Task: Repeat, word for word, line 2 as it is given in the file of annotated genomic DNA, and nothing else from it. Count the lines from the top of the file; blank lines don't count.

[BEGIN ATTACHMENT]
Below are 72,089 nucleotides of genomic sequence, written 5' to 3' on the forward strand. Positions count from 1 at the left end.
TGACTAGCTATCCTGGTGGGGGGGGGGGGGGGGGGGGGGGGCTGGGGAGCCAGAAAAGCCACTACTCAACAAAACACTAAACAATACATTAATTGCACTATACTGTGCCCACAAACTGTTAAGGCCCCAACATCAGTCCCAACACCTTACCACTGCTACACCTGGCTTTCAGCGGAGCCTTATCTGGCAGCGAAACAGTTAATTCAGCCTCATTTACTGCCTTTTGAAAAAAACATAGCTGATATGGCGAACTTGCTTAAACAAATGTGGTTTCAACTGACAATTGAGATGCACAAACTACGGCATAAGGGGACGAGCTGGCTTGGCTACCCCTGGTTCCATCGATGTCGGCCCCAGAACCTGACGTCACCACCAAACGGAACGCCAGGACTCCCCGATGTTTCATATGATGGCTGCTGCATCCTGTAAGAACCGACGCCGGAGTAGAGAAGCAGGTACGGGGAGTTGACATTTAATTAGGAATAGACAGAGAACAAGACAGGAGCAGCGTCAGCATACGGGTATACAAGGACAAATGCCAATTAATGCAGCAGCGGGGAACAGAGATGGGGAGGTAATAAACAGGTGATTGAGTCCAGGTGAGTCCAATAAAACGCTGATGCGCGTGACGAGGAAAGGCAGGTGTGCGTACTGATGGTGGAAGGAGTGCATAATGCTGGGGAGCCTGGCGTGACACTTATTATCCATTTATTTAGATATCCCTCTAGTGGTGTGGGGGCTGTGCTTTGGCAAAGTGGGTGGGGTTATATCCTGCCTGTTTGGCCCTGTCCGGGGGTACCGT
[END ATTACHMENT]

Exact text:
TGACTAGCTATCCTGGTGGGGGGGGGGGGGGGGGGGGGGGGCTGGGGAGCCAGAAAAGCCACTACTCAACAAAACACTAAACAATACATTAATTGCACTATACTGTGCCCACAAACTGTTAAGGCCCCAACATCAGTCCCAACACCTTACCACTGCTACACCTGGCTTTCAGCGGAGCCTTATCTGGCAGCGAAACAGTTAATTCAGCCTCATTTACTGCCTTTTGAAAAAAACATAGCTGATATGGCGAACTTGCTTAAACAAATGTGGTTTCAACTGACAATTGAGATGCACAAACTACGGCATAAGGGGACGAGCTGGCTTGGCTACCCCTGGTTCCATCGATGTCGGCCCCAGAACCTGACGTCACCACCAAACGGAACGCCAGGACTCCCCGATGTTTCATATGATGGCTGCTGCATCCTGTAAGAACCGACGCCGGAGTAGAGAAGCAGGTACGGGGAGTTGACATTTAATTAGGAATAGACAGAGAACAAGACAGGAGCAGCGTCAGCATACGGGTATACAAGGACAAATGCCAATTAATGCAGCAGCGGGGAACAGAGATGGGGAGGTAATAAACAGGTGATTGAGTCCAGGTGAGTCCAATAAAACGCTGATGCGCGTGACGAGGAAAGGCAGGTGTGCGTACTGATGGTGGAAGGAGTGCATAATGCTGGGGAGCCTGGCGTGACACTTATTATCCATTTATTTAGATATCCCTCTAGTGGTGTGGGGGCTGTGCTTTGGCAAAGTGGGTGGGGTTATATCCTGCCTGTTTGGCCCTGTCCGGGGGTACCGT